The speed at which a car can be charged using a fast charger depends on its receiving capacity as well as the output of the charger. Not all vehicles are able to accept seven kW or more of power but these can still be plugged into a fast charger and the energy flow will be restricted to a level it can accept.

Slow Chargers

The third speed of chargers in the UK is slow chargers, which offer three to six kW of energy.

The majority of slow charging units are home charging units or lamp-post chargers in residential areas, where existing infrastructure restricts the power flow through these.

Slow chargers can be either tethered or untethered and compatible with a number of different connectors, including a three-pin plug like your household electronics.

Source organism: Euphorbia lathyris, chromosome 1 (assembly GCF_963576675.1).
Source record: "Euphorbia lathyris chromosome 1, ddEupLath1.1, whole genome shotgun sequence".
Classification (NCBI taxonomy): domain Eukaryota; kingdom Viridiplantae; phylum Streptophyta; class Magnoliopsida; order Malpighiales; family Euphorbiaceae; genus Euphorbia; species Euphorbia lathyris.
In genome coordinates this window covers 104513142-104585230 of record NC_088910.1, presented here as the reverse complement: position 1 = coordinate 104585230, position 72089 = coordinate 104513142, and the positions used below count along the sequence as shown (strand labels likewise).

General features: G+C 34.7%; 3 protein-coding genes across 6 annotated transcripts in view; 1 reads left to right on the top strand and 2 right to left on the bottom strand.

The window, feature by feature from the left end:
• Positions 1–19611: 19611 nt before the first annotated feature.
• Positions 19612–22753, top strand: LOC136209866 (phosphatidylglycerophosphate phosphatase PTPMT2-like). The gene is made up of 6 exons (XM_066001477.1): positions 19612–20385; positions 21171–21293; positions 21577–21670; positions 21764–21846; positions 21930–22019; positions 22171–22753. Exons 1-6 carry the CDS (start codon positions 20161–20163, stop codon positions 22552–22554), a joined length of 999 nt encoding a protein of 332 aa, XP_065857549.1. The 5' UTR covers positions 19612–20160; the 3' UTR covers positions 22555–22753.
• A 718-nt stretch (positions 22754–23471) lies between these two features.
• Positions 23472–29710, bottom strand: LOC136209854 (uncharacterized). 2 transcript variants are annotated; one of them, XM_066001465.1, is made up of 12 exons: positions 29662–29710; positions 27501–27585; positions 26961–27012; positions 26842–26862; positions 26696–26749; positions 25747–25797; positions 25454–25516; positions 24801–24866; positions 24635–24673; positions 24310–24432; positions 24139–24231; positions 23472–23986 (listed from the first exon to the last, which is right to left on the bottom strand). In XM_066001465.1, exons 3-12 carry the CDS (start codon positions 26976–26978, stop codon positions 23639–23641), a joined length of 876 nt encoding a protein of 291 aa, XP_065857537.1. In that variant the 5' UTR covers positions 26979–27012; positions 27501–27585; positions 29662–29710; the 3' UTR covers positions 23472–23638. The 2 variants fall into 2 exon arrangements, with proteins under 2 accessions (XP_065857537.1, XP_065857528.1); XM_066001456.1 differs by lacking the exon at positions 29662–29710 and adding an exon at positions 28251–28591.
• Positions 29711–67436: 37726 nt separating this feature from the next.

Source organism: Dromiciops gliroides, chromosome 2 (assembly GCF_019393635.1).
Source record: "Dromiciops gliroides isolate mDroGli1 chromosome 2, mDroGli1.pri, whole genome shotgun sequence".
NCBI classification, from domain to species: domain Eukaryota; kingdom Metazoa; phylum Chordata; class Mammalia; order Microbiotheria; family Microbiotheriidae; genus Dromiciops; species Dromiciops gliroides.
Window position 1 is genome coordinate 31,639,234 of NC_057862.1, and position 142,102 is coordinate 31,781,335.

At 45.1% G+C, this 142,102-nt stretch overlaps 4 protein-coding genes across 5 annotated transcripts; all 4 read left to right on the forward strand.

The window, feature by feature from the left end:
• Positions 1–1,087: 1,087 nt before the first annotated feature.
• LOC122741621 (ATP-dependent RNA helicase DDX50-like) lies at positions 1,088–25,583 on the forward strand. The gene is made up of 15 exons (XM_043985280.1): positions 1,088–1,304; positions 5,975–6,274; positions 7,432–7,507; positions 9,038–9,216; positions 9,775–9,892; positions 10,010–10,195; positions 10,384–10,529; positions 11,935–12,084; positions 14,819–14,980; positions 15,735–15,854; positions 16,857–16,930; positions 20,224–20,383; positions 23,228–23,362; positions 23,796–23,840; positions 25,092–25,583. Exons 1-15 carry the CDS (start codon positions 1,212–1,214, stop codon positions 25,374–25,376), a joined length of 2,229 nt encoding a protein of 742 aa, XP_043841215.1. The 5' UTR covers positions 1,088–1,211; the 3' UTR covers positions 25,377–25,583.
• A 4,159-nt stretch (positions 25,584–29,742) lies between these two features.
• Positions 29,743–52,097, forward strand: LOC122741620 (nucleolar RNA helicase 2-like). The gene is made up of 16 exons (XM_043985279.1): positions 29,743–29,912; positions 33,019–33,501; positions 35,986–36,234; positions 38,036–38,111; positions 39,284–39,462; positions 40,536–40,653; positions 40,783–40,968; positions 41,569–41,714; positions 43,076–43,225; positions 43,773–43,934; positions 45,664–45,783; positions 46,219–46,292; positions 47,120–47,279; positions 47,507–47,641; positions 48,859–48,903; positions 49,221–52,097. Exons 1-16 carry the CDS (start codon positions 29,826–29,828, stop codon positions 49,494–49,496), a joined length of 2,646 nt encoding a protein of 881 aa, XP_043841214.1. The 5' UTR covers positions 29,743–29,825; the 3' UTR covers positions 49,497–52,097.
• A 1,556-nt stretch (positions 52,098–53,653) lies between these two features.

Where Can You Charge an EV?

There are a number of different locations that you will find charging units for electric vehicles, but they all fall within three categories:

Home charging 

Charging at work

Using the public charging network 

Home Charging

One of the most convenient places to charge an EV or PHEV is at home, which is why a lot of our customers decide to have a home charging unit installed.

Wessex Fleet is an official partner of Pod Point and s we can help you with the installation process and answer any questions you might have about Pod Point. For more information on our partnership with Pod Point take a look at this article or if you’d like to discuss a home charger then give us a call on 01722 322 888.

The majority of home charging units are wall-mounted, and in order to have one installed you will need to have off-road parking available and if you are not the home-owner then their permission to have the unit installed as well.